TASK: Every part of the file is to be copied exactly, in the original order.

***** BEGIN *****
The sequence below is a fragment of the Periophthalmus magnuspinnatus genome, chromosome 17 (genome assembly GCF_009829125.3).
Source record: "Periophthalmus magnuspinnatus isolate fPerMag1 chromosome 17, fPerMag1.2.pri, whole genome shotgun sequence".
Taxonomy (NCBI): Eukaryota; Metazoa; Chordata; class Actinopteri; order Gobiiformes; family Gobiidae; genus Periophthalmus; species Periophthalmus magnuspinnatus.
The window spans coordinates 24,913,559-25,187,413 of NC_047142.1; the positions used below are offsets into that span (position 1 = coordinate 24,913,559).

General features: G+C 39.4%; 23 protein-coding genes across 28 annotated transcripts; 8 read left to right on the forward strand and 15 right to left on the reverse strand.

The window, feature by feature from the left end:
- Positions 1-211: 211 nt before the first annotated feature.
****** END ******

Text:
The sequence below is a fragment of the Periophthalmus magnuspinnatus genome, chromosome 17 (genome assembly GCF_009829125.3).
Source record: "Periophthalmus magnuspinnatus isolate fPerMag1 chromosome 17, fPerMag1.2.pri, whole genome shotgun sequence".
Taxonomy (NCBI): Eukaryota; Metazoa; Chordata; class Actinopteri; order Gobiiformes; family Gobiidae; genus Periophthalmus; species Periophthalmus magnuspinnatus.
The window spans coordinates 24,913,559-25,187,413 of NC_047142.1; the positions used below are offsets into that span (position 1 = coordinate 24,913,559).

General features: G+C 39.4%; 23 protein-coding genes across 28 annotated transcripts; 8 read left to right on the forward strand and 15 right to left on the reverse strand.

The window, feature by feature from the left end:
- Positions 1-211: 211 nt before the first annotated feature.